On January 22, 2019, Ry Crist of CNET shared that Amazon has enhanced its developer tools by simplifying the process of adding in-skill purchasing right within the Alexa Developer Console. Previously, developers were required to write their own code to add this important, revenue generating capability into their Alexa Skills.
We applaud Amazon for these improvements as they will increase the availability of in-app purchases across the Alexa ecosystem.
That said, Amazon should anticipate a rise in customer frustration as erroneous charges are made through in-skill purchasing. Amazon even parodied it themselves with their wildly popular Super Bowl commercial. Is a spoken PIN really enough to secure high value transactions? Amazon better staff up its customer service department to handle refund requests.
At Privakey, we believe the real problem with Alexa is the lack of strong identity assurance. Who is really talking to my Alexa? Is it me? A family member? A guest of my home? Any of whom could overhear my spoken PIN and repeat it.
For the Alexa ecosystem to flourish, there has to be a better way for the Account owners of an Alexa skill to confirm high value exchanges. Purchases are the most likely examples, but others include gaining access to health insurance claims or making changes to my home security system. Strong identity assurance is needed anytime that high value, high risk information is being exchanged. Enabling these types of interactions would make Alexa a lot more interesting than the basic (and frankly boring) actions people do today like ask for the weather or play a favorite playlist.
Someday, in the distant future, Alexa’s voice recognition capabilities may be good enough to distinguish between my voice and everyone else. Until then, we believe the right approach is to combine the best natural language interface in Alexa with the most ubiquitous device in our lives – our smartphones.
Our smartphones already have the secure execution elements and biometric sensors needed for very high levels of identity assurance. With these capabilities, our smartphones—that we carry around with us everywhere—are the perfect solution for confirming sensitive interactions initiated on Alexa.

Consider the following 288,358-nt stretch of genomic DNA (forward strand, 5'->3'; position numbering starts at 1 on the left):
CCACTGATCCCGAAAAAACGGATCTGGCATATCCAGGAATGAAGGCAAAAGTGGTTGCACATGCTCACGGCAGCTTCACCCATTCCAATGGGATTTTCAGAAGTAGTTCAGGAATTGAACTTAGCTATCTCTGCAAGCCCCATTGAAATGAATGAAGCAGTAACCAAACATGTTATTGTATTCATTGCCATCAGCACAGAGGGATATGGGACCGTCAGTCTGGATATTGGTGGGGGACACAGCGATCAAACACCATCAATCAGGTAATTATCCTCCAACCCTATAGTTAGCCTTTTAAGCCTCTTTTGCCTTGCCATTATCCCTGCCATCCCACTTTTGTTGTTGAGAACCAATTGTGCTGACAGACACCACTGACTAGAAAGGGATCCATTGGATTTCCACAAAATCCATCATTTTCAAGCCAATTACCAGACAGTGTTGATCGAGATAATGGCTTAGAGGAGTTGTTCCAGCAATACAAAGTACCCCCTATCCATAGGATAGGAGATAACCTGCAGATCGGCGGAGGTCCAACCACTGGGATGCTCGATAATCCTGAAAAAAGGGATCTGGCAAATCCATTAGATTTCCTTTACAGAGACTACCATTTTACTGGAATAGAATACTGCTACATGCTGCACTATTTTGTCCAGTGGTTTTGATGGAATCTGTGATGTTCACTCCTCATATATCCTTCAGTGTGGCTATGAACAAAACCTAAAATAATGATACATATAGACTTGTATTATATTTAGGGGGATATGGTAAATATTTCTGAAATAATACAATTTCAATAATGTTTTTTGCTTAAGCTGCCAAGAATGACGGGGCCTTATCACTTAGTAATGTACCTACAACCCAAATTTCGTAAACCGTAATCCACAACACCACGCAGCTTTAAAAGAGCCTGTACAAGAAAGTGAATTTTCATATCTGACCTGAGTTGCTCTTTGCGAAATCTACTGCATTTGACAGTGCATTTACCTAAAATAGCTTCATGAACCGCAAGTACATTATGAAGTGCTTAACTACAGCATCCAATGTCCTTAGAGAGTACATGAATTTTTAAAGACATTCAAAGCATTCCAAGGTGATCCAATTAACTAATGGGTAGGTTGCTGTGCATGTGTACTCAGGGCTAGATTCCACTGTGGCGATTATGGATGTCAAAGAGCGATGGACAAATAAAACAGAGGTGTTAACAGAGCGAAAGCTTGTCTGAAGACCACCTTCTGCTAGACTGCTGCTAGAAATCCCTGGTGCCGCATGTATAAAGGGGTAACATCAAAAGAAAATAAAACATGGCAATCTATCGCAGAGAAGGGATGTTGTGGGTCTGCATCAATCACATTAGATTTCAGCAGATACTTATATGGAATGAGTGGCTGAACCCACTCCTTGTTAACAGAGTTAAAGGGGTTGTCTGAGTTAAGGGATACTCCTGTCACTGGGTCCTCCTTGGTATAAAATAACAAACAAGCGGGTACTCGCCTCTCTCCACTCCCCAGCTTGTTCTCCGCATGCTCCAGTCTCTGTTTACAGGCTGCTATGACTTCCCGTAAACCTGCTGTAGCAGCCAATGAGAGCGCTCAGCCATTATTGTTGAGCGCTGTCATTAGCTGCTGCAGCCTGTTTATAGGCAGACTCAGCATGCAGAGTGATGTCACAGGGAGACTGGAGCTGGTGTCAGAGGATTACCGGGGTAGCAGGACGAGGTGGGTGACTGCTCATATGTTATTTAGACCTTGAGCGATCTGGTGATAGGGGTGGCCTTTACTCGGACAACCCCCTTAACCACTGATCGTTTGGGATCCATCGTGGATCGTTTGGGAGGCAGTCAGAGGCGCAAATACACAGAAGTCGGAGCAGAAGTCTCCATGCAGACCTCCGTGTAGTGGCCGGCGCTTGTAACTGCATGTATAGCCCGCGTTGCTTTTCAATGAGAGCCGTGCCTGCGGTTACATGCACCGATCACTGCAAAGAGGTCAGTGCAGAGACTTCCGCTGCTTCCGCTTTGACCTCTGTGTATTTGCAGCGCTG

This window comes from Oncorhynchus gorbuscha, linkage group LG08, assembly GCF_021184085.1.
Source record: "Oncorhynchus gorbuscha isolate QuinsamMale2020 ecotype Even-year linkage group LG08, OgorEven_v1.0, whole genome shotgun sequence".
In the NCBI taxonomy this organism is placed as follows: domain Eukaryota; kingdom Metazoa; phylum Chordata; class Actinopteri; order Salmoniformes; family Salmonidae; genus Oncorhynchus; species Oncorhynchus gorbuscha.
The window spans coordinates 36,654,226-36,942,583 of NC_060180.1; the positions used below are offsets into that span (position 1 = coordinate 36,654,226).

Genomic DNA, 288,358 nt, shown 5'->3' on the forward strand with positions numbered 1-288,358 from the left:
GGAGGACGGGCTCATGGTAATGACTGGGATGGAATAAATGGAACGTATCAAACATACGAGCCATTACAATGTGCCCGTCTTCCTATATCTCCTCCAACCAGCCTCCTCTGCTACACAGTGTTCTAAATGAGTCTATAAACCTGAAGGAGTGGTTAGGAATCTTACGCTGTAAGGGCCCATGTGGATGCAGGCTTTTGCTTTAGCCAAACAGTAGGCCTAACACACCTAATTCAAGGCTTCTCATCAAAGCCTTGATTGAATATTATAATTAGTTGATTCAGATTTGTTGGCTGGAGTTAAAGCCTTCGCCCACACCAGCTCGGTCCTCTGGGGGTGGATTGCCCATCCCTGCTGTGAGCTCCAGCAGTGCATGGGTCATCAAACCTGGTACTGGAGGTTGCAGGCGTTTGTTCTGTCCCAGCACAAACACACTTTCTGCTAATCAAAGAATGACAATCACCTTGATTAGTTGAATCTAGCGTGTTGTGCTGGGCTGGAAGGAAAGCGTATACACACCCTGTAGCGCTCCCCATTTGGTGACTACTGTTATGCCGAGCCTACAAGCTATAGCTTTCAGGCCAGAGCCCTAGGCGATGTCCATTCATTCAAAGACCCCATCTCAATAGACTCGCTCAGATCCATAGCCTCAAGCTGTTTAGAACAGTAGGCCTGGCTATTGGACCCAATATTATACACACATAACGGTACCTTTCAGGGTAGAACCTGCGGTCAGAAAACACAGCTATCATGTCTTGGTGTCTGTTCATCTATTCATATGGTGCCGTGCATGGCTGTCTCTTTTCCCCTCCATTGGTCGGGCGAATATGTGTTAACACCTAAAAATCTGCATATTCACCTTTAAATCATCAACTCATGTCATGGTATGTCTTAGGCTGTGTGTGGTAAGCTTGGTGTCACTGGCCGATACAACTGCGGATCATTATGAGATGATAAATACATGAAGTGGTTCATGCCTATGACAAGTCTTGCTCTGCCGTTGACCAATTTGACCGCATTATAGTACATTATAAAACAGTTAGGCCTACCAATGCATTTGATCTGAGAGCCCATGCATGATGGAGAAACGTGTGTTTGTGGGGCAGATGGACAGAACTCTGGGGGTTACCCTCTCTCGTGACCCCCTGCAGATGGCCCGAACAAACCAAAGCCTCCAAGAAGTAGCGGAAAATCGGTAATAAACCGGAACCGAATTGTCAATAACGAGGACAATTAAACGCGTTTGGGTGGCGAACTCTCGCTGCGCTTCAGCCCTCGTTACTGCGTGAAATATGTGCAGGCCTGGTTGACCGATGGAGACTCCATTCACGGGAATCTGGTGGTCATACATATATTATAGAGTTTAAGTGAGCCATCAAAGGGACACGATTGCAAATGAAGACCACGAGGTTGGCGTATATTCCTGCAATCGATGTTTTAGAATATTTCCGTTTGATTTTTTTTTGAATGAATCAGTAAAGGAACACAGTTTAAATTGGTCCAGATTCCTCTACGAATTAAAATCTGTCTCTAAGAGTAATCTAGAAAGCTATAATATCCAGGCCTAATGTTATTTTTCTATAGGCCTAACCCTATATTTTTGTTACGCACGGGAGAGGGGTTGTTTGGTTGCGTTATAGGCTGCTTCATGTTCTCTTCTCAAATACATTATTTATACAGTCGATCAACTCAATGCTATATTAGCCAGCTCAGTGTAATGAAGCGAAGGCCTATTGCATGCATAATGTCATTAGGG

Use a money transfer example—I would speak to my Alexa banking skill a request like, “Alexa, transfer $500 from my checking to savings account.” Instead, or in addition to using a PIN, I would receive a push notification through the bank’s mobile app, requiring me to confirm the transfer on my phone and assert my identity with a biometric like FaceID or fingerprint. In this manner, the only person that can confirm the transfer is me, as no one else can impersonate me in this exchange.
Our questions to the Alexa skill developer market are: What would it mean if you definitively knew the identity of the person interacting with your skill? What would be possible for you to build in terms of more valuable voice initiated services?
We are passionate believers in voice technology and Alexa. The time is now to extend what’s possible to do on this emerging platform. It is our vision that Amazon would build transaction confirmations with strong identity right into its Alexa app on iOS and Android. Although each developer could do it themselves, like Amazon has done with enabling an easier method of in-skill purchasing, adding approval capabilities to the Alexa app is the fastest and best approach to solving the identity problem.
In full transparency, Privakey offers a secure, multi-channel customer engagement platform that delivers confirmation of high value, high risk exchanges whether they’re initiated on Alexa, the web or any other interface. Our technology is a catalyst for exciting enhancements to the Amazon Alexa ecosystem in the years to come.